ject suddenly from him, or drag him from it, we certainly must expect his passions to rise, and break forth in loud and boisterous excess. The very homely proverb says, Do not throw away sullied water until clean be at hand.” I add, “ Nor wrest from a child one source of amusement until we 'have found him another." There are times, too, when, if we carefully observe a child as we are going to oppose him, we shall see that his attention is fatigued, and his powers of curiosity exhausted, and that if let alone for a few moments, he will of himself quit the pursuit, when by ill-timed interference and unnecessary arguing, we actually make him attach a new importance to the matter, and awaken a curiosity which was inclined to repose.

From such causes, and a thousand others, whether of mismanagement on our part, or of unbounded desires and wishfulness on the part of the child, we see his passions rise and rage with fierceness according to his temperament. One bad passion drags along with it many others; and all these, if not quickly checked and eradicated, take root. If the growth of weeds be rapid, so is that of irregular passion. Anger and indignation, which are regular passions, may, if not kept with care within their due bounds, degenerate to rage, fury, sullenness, revenge. Emulation and ambition, which spring from noble desire, will sink to envy and avarice; and curiosity, which is an upiversal and generous passion, may be inflated to the most dishonourable excesses, if it be not cautiously guarded and con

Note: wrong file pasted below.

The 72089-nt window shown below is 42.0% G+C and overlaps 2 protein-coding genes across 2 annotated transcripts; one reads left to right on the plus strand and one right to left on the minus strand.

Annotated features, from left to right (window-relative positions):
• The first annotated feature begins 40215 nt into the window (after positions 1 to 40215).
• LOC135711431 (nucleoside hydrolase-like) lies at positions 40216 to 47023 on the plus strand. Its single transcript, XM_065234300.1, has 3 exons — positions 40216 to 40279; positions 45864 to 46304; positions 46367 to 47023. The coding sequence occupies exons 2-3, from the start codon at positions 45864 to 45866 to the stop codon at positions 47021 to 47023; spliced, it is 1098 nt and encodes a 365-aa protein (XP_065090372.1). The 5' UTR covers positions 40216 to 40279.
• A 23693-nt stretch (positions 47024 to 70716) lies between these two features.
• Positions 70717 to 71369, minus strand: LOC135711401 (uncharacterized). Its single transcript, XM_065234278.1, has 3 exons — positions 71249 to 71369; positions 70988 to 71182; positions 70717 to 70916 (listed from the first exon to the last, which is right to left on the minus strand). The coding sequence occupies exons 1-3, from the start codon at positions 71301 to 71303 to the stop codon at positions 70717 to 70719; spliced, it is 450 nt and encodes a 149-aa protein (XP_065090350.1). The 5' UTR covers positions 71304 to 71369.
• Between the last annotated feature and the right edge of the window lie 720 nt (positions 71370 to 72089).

fined by admonition, persuasion, or force, to its limits; for confined all passion must be, if the child is not to be for ever miserable.

A mother who will admit that the passions are to be regulated in her child, but not smothered, stands on dangerous ground. She allows that, which many who direct the education of children will not. “ How!" say these, “ acknowledge that a child may have passions with impunity? that all are not to be subdued in him ? that pride, anger, and resentment may pass through his breast ?”

But in reply I ask, what sort of anger, and pride, and resentment is understood ? What meaning would be conveyed by the assertion, “ that plants would thrive in gardens ?" The inquiry would follow, “ What plants ?" for some, we know, must perish in the open air. Suppose it were declared, that grasses were not food for man. The observation would be, that of three hundred kinds of grasses, many, as wheat, rye, barley, &c., produce the food best suited to man. Passions are as indefinite in signification as the word plants ; and we can no more aver that plants will all thrive in gardens, than we can affirm that passions should be all rooted from the human heart and action. Is it our fault, if language is so circumscribed in its expression as to annex a great number of meanings and applications to one single symbol? And as, in the human character, and eager action, evil is often seen to preponderate, is it our fault if the exuberance of the thing be called the thing itself? That the passion, distorted and distrained